Eric Geiger serves as the Vice President of the Church Resource Division at LifeWay Christian Resources. Eric received his doctorate in leadership and church ministry from Southern Seminary. He is also a teaching pastor and a frequent speaker and consultant on church mission and strategy. Eric authored or co-authored several books including the best selling church leadership book, Simple Church. Eric is married to Kaye, and they have two daughters: Eden and Evie. During his free time, Eric enjoys dating his wife, playing with his daughters, and shooting basketball.

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What say you? Leave a comment!

VRcurator — 08/15/14 10:35 am

That's a great question, David! At Auxano, we use a tool called the Vision Frame, and one side of that tool is Measures. We refer to Measures as "a set of attributes in an individual's life that define or reflect the accomplishment of a church's mission." In other words, a portrait of a disciple and definition of spiritual maturity. I'm sending you some additional materials. Also, take a look at another article on the Vision Room: Thanks for the comment!

David Bartosik — 08/15/14 10:14 am

It would seem attendance is a way to measure, but Id love to hear other effective measuring tools of church discipleship and spiritual development. Heathly things grow- numerically and....

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comment_post_ID); ?> I like it Mac and do agree with your opinions on the matter. Thanks much
— winston
comment_post_ID); ?> In this era, we have the opportunity of professional church staff today who utilize their gifting to shape the image and atmosphere of the church organization. But the 100% real impact on the church visitors is genuine evidence of changed lives by the gospel and the active growing discipleship (just as it was in the first century church). One demonstration is financially rich believers ministering equally together with poor believers (how odd, and incredibly miraculous; all humble and bow at the foot of the cross.). It is the awesome contrast of church members vocations, race, gender, age, maturity, gifting, humility that demonstrates to visitors "there is a Spirit in the place". That first-time guest list of 10 are "physical excuses", not spiritual excuses. Those don't tell the story. The condition of facilities and publicly greeting people have zero to do with it. The power of God in and through believers lives dedicated to impact other people with their relationship bridge-building of acceptance of the lost around them. Empowered believers are infectious, loving, helpful, giving, self-less, dynamic, compelling, bold, Christ-filled. As I have been in many church settings domestically and internationally, the facilities can be poor, and yet the fellowship can still be rich. We need to operate with first church humility. People come to Christ on His terms, not on our human abilities of hospitality. A huge catastrophe in a community, disaster relief brings lots of people into churches – many come to the church in those terrible conditions no matter the physical condition of the local church. Off the condition of facility, and onto the condition of God's people (living stones).... and everything else will grow.... and the other physical issues will be corrected by the staff.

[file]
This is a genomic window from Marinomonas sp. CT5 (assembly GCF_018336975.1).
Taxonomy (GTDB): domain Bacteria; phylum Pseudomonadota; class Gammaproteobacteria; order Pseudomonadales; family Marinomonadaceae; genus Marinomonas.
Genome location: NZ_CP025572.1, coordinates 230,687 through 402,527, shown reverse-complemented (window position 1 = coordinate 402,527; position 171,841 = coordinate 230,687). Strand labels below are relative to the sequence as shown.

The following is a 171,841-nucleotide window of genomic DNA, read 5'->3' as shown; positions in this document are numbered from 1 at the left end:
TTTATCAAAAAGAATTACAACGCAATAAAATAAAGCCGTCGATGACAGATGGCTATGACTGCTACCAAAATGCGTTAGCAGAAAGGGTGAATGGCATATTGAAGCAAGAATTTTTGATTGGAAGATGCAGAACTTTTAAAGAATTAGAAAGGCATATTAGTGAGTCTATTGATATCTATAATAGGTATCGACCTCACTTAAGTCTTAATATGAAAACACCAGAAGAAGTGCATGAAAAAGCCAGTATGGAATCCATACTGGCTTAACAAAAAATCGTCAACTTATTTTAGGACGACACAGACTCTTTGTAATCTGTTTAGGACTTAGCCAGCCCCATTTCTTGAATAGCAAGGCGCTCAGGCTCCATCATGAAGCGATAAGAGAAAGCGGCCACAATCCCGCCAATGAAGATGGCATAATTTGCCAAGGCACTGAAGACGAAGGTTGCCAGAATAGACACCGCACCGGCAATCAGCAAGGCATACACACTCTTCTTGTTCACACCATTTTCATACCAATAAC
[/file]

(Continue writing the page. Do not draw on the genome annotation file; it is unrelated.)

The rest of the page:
— Russ Wright
comment_post_ID); ?> "While I understand the intent behind this phrase" Expound please. What do you understand to be the intent behind that phrase?